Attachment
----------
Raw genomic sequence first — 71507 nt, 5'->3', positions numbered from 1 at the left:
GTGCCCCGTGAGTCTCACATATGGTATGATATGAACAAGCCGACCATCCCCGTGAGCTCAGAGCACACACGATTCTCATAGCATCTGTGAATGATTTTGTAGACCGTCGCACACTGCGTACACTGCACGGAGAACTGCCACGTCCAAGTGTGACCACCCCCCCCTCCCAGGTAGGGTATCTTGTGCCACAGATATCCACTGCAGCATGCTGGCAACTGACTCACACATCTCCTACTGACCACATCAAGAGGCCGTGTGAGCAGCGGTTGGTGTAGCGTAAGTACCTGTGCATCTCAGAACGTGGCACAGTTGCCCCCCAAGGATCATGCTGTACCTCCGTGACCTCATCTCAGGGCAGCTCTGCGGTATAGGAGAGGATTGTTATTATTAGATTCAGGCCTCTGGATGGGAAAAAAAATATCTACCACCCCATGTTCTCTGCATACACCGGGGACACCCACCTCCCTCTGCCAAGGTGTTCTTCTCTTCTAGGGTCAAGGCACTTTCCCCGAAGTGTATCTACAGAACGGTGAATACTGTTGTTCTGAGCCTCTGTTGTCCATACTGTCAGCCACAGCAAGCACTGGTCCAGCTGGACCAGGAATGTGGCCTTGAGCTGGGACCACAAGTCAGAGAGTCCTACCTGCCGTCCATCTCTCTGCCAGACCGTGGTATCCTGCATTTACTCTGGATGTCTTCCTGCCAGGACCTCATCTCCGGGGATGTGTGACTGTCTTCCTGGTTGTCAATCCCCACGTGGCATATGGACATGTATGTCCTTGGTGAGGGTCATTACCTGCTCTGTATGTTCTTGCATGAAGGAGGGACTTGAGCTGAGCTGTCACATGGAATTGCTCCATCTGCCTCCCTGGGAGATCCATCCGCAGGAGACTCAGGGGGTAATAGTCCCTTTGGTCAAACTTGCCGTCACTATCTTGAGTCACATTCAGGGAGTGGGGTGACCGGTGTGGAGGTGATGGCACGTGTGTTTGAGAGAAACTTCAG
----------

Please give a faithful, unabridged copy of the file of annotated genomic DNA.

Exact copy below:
Raw genomic sequence first — 71507 nt, 5'->3', positions numbered from 1 at the left:
GTGCCCCGTGAGTCTCACATATGGTATGATATGAACAAGCCGACCATCCCCGTGAGCTCAGAGCACACACGATTCTCATAGCATCTGTGAATGATTTTGTAGACCGTCGCACACTGCGTACACTGCACGGAGAACTGCCACGTCCAAGTGTGACCACCCCCCCCTCCCAGGTAGGGTATCTTGTGCCACAGATATCCACTGCAGCATGCTGGCAACTGACTCACACATCTCCTACTGACCACATCAAGAGGCCGTGTGAGCAGCGGTTGGTGTAGCGTAAGTACCTGTGCATCTCAGAACGTGGCACAGTTGCCCCCCAAGGATCATGCTGTACCTCCGTGACCTCATCTCAGGGCAGCTCTGCGGTATAGGAGAGGATTGTTATTATTAGATTCAGGCCTCTGGATGGGAAAAAAAATATCTACCACCCCATGTTCTCTGCATACACCGGGGACACCCACCTCCCTCTGCCAAGGTGTTCTTCTCTTCTAGGGTCAAGGCACTTTCCCCGAAGTGTATCTACAGAACGGTGAATACTGTTGTTCTGAGCCTCTGTTGTCCATACTGTCAGCCACAGCAAGCACTGGTCCAGCTGGACCAGGAATGTGGCCTTGAGCTGGGACCACAAGTCAGAGAGTCCTACCTGCCGTCCATCTCTCTGCCAGACCGTGGTATCCTGCATTTACTCTGGATGTCTTCCTGCCAGGACCTCATCTCCGGGGATGTGTGACTGTCTTCCTGGTTGTCAATCCCCACGTGGCATATGGACATGTATGTCCTTGGTGAGGGTCATTACCTGCTCTGTATGTTCTTGCATGAAGGAGGGACTTGAGCTGAGCTGTCACATGGAATTGCTCCATCTGCCTCCCTGGGAGATCCATCCGCAGGAGACTCAGGGGGTAATAGTCCCTTTGGTCAAACTTGCCGTCACTATCTTGAGTCACATTCAGGGAGTGGGGTGACCGGTGTGGAGGTGATGGCACGTGTGTTTGAGAGAAACTTCAG